Referendum: Hyper activity online

HARARE - Activity on social media shot through the roof as Zimbabweans took to Facebook and Twitter to express their feelings about yesterday’s referendum.

The referendum is Zimbabwe’s first plebiscite to receive such digital response.

With cellphone penetration at 74 percent, according to telecoms regulator Potraz, sharing experiences through social media appeared the in thing yesterday.

In a country which has improved radically in the use of the Internet and social networking sites, people were keeping each other updated online.

From ministers, activists, to the ordinary folk —people made use of the Internet and many issues arose from the on the ground “observers”.

People were on the pulse as issues of “aliens”, people encouraging each other to vote, small queues and poor voter turn-out were buzzing.

Some even uploaded their “pink” fingers as evidence of having voted, particularly the young — most of whom were first time voters.

Organisations such as Radio Dialogue were not left out and tweeted: “Some youth in Umguza claim they do not have IDs and they have urged thec registrar’s office to decentralise.”

The station tweeted again around 10:30 am: “Election observer says 36 people have been turned away at the Bulawayo City Hall — aliens and those with drivers licences.”

Journalist Lance Guma around 11 am tweeted: “After today we will not have a president who is in power for more than two terms (10 years). We say bye to the Mugabe madness of 33 years.”

 “I have just voted ‘yes’ at Chaminuka Primary School in St Mary’s in Chitungwiza,” Prime Minister Morgan Tsvangirai tweeted at mid-morning.

His rival-cum-coalition partner Welshman Ncube wrote on Facebook: “At 8:30 this morning I and my daughters Noma and Nobuhle cast our votes at Courtney Selous Primary School in Greendale, Harare. I voted ‘yes’ for the new constitution not because the draft constitution is better than the current constitution but because it is in fact a very good constitution by any standard.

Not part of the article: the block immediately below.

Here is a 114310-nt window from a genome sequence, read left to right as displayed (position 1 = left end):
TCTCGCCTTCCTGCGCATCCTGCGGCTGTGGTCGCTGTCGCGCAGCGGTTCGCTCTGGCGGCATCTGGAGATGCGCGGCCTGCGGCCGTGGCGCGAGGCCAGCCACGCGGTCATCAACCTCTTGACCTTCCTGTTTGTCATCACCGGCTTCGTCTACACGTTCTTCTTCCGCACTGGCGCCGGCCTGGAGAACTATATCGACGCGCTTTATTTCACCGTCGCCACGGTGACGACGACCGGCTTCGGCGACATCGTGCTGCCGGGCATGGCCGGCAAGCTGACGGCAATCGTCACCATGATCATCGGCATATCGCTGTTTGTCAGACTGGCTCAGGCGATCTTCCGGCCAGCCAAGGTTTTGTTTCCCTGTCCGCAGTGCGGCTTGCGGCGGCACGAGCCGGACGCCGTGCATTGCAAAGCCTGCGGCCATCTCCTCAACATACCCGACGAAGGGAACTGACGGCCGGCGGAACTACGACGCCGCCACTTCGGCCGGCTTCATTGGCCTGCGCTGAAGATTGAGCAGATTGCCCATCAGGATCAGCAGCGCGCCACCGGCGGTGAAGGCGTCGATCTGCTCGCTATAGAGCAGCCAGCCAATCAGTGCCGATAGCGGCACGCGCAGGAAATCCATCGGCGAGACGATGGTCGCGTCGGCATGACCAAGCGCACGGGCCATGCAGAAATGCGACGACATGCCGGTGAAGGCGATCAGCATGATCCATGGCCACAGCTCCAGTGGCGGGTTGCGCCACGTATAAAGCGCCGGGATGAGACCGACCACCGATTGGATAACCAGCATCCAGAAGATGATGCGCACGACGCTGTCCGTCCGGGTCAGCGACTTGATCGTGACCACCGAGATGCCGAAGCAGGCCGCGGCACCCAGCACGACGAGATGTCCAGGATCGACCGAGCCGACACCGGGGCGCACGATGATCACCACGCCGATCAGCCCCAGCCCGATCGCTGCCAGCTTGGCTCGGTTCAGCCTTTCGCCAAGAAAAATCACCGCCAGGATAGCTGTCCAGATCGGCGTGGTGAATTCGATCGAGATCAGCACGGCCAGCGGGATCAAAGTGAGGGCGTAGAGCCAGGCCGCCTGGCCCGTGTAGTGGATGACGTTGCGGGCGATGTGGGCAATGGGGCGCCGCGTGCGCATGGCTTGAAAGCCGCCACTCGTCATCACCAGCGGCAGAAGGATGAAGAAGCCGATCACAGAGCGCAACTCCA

I can say this without any doubt as someone who spent the greater part of his young adult life teaching Constitutional Law and Comparative Constitutions.

“You will not find many constitutions which are in totality better than the draft. We should never let the quest for an ideal utopian constitution be the enemy of a realistic and good constitution. The Americans have the expression do not let the perfect be the enemy of the good. It is for this reason that I urge those who have not yet voted to go and vote “yes”.

“Let the challenge of the future not be whether or not we have a good constitution but be of ensuring that our political and governance practices measure up to the letter and spirit of the new constitution.”

Opposition leader Job Wiwa Sikhala, who was part of a movement opposed to the draft wrote on his Facebook page: “Just completed the most satisfying vote of my lifetime. And it is nice to vote for voting what you want. A “NO” vote satisfied my love for my country. I love Zimbabwe and my country is too beautiful to be taken for granted.”

From the look of things, social media is likely to be hyper active in the forthcoming elections. It has become a medium for politicians to communicate with the masses.

According to European Business Review, during the 2008 United States of America presidential elections Barrack Obama’s campaign garnered 5 million supporters on social networks.

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